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Give Thanks by Reducing Food Loss and Waste

By Julia Duncan & Olivia Gilmore

Thanksgiving is a day for Americans to give thanks for the abundance we enjoy. It is a day of feasts, when people come together over a meal celebrated with many traditions. This year, let’s aim to incorporate a new tradition: reducing food waste.

Hunger is one of the most pressing global development challenges. Roughly 795 million people worldwide suffer from chronic hunger. The importance of addressing this challenge is reflected in the new United Nations Sustainable Development Goals, notably Goal 2, which aims to eliminate hunger and malnutrition. This is a challenge we can meet: the reality is that we already produce enough food to feed the 7 billion people on the planet, and it is estimated that we already produce enough for the population of 9 billion people we can expect by 2050. Food insecurity exists when families aren’t able to access this food, when they may not have the means to purchase it, or it may be in short supply where they live.

One-third of the food produced for human consumption is lost or wasted globally. This is about 1.3 billion tons per year. Developing and developed countries share the burden for this problem in different ways.  In low-income countries, food is often lost before it reaches markets, while in medium- and high-income countries, food is more often wasted after it reaches markets or is purchased. 

In medium- and high-income countries, most food is wasted at the consumption stage. This means that the food is either discarded at the market stage or in individual homes, even though the food is often fit for human consumption. Reducing waste requires an increased awareness of  what and how much we are buying, and ensuring that excess food is redirected to those in need. To help address this serious problem, the U.S. Department of Agriculture and the Environmental Protection Agency announced a Food Waste Challenge with the first-ever national food waste reduction goal, calling for a 50-percent reduction by 2030.

In low-income countries, food is most often lost and wasted due to financial, managerial, and technical limitations in harvesting techniques, storage and cooling facilities, infrastructure, packaging and marketing systems. Many small holder farmers in these countries suffer from food insecurity and poverty.  Reducing food loss could improve food security by increasing the amount of food available for sale and consumption. Feed the Future, the U.S. government’s signature global hunger and food security initiative, helps address this problem in the areas where we invest. With the help of American private companies and universities, innovative mechanisms to reduce food loss and waste have been a part of this initiative.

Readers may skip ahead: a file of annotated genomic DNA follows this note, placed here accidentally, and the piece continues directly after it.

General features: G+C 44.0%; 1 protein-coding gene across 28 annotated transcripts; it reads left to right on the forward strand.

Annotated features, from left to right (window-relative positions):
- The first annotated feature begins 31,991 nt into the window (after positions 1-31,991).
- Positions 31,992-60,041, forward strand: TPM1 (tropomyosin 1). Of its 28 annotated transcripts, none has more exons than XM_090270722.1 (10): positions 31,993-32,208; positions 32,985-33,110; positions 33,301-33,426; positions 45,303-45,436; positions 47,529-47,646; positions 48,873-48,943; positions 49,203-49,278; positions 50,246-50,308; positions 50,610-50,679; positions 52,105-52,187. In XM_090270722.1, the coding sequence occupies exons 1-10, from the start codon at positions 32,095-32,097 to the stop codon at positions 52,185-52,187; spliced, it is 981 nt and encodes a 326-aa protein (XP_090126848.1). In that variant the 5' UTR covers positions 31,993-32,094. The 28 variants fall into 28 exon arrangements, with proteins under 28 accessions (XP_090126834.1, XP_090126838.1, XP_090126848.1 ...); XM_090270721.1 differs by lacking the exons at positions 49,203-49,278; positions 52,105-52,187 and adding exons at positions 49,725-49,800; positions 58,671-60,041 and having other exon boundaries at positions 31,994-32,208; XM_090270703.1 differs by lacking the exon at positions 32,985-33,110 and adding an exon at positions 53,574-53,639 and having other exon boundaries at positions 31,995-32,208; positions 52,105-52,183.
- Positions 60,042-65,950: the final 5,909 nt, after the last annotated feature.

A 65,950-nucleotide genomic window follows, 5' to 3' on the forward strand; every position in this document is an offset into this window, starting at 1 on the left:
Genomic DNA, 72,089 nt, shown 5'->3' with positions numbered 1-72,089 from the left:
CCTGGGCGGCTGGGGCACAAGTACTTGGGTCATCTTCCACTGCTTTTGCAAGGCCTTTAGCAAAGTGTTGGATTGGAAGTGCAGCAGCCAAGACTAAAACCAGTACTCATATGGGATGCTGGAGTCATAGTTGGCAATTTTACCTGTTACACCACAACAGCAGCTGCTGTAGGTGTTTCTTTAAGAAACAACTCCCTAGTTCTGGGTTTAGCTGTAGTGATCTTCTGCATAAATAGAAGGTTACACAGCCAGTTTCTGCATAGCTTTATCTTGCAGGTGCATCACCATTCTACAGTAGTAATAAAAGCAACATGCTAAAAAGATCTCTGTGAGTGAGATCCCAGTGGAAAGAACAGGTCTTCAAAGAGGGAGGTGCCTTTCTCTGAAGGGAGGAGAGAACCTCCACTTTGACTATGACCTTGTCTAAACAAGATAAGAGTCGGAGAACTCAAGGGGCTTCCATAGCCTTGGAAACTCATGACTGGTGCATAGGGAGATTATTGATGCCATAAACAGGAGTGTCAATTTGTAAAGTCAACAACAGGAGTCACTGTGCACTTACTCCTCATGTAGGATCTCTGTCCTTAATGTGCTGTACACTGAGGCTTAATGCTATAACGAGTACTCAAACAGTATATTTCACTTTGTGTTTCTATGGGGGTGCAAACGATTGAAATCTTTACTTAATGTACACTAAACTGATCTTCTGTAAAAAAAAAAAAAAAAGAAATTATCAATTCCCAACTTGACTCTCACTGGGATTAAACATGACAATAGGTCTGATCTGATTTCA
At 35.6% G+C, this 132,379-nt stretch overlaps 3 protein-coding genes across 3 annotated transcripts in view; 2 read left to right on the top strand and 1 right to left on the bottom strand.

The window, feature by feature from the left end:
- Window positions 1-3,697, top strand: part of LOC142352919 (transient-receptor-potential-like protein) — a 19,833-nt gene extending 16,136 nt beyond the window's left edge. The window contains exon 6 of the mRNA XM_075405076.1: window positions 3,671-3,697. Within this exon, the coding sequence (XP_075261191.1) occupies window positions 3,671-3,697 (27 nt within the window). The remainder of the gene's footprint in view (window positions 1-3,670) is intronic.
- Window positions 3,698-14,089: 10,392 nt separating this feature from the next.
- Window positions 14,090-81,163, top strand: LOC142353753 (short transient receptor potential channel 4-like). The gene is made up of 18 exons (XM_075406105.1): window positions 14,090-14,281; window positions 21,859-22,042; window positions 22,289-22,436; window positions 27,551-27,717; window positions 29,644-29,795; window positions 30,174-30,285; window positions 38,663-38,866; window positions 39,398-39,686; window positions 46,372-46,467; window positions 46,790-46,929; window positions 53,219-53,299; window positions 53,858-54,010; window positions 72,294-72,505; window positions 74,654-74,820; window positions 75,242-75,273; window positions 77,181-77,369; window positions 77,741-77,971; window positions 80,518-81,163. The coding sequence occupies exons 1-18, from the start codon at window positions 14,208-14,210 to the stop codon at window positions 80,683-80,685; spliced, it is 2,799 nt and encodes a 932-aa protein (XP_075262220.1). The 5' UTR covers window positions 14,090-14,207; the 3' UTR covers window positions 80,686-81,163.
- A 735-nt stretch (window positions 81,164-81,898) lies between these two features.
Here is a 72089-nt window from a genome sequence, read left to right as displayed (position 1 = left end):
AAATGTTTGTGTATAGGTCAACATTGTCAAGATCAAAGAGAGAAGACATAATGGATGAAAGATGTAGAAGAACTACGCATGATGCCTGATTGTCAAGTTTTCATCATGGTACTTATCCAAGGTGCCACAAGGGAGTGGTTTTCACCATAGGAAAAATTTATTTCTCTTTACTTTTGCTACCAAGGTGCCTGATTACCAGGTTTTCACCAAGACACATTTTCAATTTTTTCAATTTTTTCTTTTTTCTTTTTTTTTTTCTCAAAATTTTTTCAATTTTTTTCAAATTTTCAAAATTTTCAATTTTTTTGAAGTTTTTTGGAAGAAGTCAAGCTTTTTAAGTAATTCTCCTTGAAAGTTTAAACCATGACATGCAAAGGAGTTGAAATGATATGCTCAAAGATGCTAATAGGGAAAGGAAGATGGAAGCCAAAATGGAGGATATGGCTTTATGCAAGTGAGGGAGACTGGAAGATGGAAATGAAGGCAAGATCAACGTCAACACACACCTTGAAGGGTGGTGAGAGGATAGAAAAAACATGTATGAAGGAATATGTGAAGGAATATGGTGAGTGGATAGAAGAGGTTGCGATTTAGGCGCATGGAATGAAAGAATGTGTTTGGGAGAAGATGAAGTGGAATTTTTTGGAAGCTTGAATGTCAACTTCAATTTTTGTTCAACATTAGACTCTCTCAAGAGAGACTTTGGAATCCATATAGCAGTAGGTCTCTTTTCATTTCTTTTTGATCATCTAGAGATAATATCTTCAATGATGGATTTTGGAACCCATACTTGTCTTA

To meet the future needs and demands of a more affluent and growing world population, the Food and Agricultural Organization of the United Nations (FAO) projects that global agricultural production will need to be 60 percent higher than 2005 levels. Reaching this target in an environmentally sustainable manner will require adoption of more climate-smart practices by food producers, and significant decreases in food loss and waste worldwide

The environmental impact of producing food that is eventually lost or wasted is significant; freshwater use, land inefficiency and greenhouse gas emissions of agriculture are staggering. Globally, the total volume of water used each year to produce food that is wasted is equivalent to half the volume of Lake Erie. Produced but unused crops occupy nearly 1.4 billion hectares of land—or approximately 30% of the world’s agricultural land. And, the carbon footprint of food produced and not eaten is estimated to be equivalent to 3.3 gigatonnes of CO2. This means that if food loss and waste were ranked with countries in terms of greenhouse gas emissions, combined they would be third, after China and the United States. Food waste and loss undermine global efforts to curb greenhouse gas emissions, protect land and biodiversity, and conserve water. 

Reducing food loss and waste may partially curb the need to increase production, which would in turn help protect our natural resources and mitigate climate change—another goal the global community agreed to in September, and will seek to build on in Paris at the end of this month. As we celebrate Thanksgiving with a traditional feast, let’s each do our part to waste less. Small contributions to food security are perhaps the greatest way we can give thanks.  

This post originally appeared on the U.S. Department of State blog. 

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